Laboratory soil tests.
In this exclusive Equine Permaculture series, we have been ‘digging deeper into soils’ and explored what soils are, how soil is formed, the different types of soil and how they sustain life through the soil-food-web.
In Part Three (Horses and People April 2018 issue), we described soil sampling and started to investigate some important parameters of soil health using DIY techniques. In this Part Four, we will continue with soil laboratory tests and how to interpret these results.
You can use laboratory soil tests as a diagnostic tool or to identify trends through time, which can help you in your decision-making process on how to improve your soils and, ultimately, enhance your pasture health.
Laboratory soil tests
The primary goal of soil testing is to inform efficient and effective resource management on your property. Laboratory soil tests are the most accurate way to determine the current state of your soils, its composition, what nutrients it may need (or that are in excess) and other characteristics, such as pH and salinity. Soil testing is also useful for identifying contaminated sites (e.g. elevated levels of heavy metals, pesticides, etc.).
Once you have collected your soil samples (see Part Three in Horses and People April 2018 issue), you will have to send these to a soil-testing laboratory to have them accurately analysed.
It is important to recognise the values obtained when a soil sample is analysed are of little use as raw analytical data. In order to make use of the values in predicting nutrient needs, the test must be calibrated.
These calibrations are based on nutrient response research with representative soils (and conditions) – ranging from deficient to adequate for each nutrient of concern. These calibrations are also plant/crop or soil-specific. The sufficiency/optimal range (or typical range, in some cases) is usually provided in the column to the right of your results (for quick comparison).
Laboratory soil testing methods vary, which may influence results and sufficiency ranges. This means if you send the same soil sample to two or three different labs, you may see some variation in the results, as this is largely determined by the analysis techniques and calibrations used at that lab, and may be specific to a region (i.e. state).
Therefore, it is important to check lab techniques/methods used and if the lab is accredited by an authority, such as NATA (National Association of Testing Authorities) or ASPAC (Australian Soil and Plant Analysis Council).
There are other national and international accreditation systems. By visiting the lab’s website, you can find most of this information, as well as their pricing!
You finally received the report of your laboratory soil tests, but what does it tell you and how should you interpret these results to make an informed decision?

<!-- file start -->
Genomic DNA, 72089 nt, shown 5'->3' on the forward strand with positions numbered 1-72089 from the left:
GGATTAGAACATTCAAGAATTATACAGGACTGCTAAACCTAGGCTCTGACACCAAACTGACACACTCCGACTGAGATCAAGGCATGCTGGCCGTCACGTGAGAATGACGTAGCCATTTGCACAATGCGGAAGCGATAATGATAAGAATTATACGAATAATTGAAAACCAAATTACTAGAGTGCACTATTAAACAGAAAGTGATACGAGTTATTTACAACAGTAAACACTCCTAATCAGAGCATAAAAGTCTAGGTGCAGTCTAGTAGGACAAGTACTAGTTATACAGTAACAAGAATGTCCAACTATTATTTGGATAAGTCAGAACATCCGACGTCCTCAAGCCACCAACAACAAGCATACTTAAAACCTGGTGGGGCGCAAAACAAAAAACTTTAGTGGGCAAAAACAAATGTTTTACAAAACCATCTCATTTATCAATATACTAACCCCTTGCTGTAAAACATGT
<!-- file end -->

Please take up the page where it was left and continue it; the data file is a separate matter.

As mentioned earlier, there are different parameters we can measure in soil and the selection of these listed parameters is determined by the soil analysis packages that you chose when you submitted your samples. Some of these parameters are reasonably simple, such as identifying soil type, which you may already have done yourself by following the instructions outlined in Part Three in the last issue.
When it comes to the nutrients, it is important to note soil tests measure nutrients that are expected to become plant-available, rather than the total amounts of nutrients in soil. Measurements of total nutrient content are not useful indicators of sufficiency for plant growth, because only a small portion of the nutrients in the soil are plant-available.
Roots take up plant-available nutrients as positively (cations) or negatively (anions) charged ions from the soil (see Image B) with the help of structural elements, such as carbon (C), hydrogen (H) and oxygen (O). So, when you see your soil tests results, keep in mind nutrients are expressed as plant-available or extractable/exchangeable (using various test methods, such as Merlich, Morgan, Bray, Olsen, DTPA, etc.). These testing methods will typically be listed in your results as reference.
It is also important to recognise soil test results can be viewed in three categories:
- Low or yes, a fertiliser addition will likely increase growth and productivity;
- High or no, a fertiliser addition will not likely increase growth or yield;
- Intermediate or maybe, a fertiliser addition may increase growth or productivity.
This categorisation is based on the sufficiency/optimal level range, and is often displayed per soil types or can be presented in a bar figure for selected soil type (see Image D on the next page).
Categorisation of soil test results into ‘yes (low), ‘no’ (high) and ‘maybe’ (medium) assists us in understanding the limits and benefits of using soil test results for making nutrient and soil management recommendations. This will be discussed in more detail in the last part of this series in a future issue!
Let’s now look at the different nutrients and other soil characteristics that are listed on your report, and discuss what they tell you. Please note, your results may be expressed in different measuring units, such as parts per million (ppm) or m/kg (which is the same 1:1 for soil).
Soil type is reported as the colour and texture of the soil. Both colour and texture are indicators of properties of the soil, and are taken into account when interpreting other soil chemical results, such as Cation Exchange Capacity (CEC).
Soil colour has little direct influence on its chemical, physical or biological attributes, but when considered with other observations, can be very useful.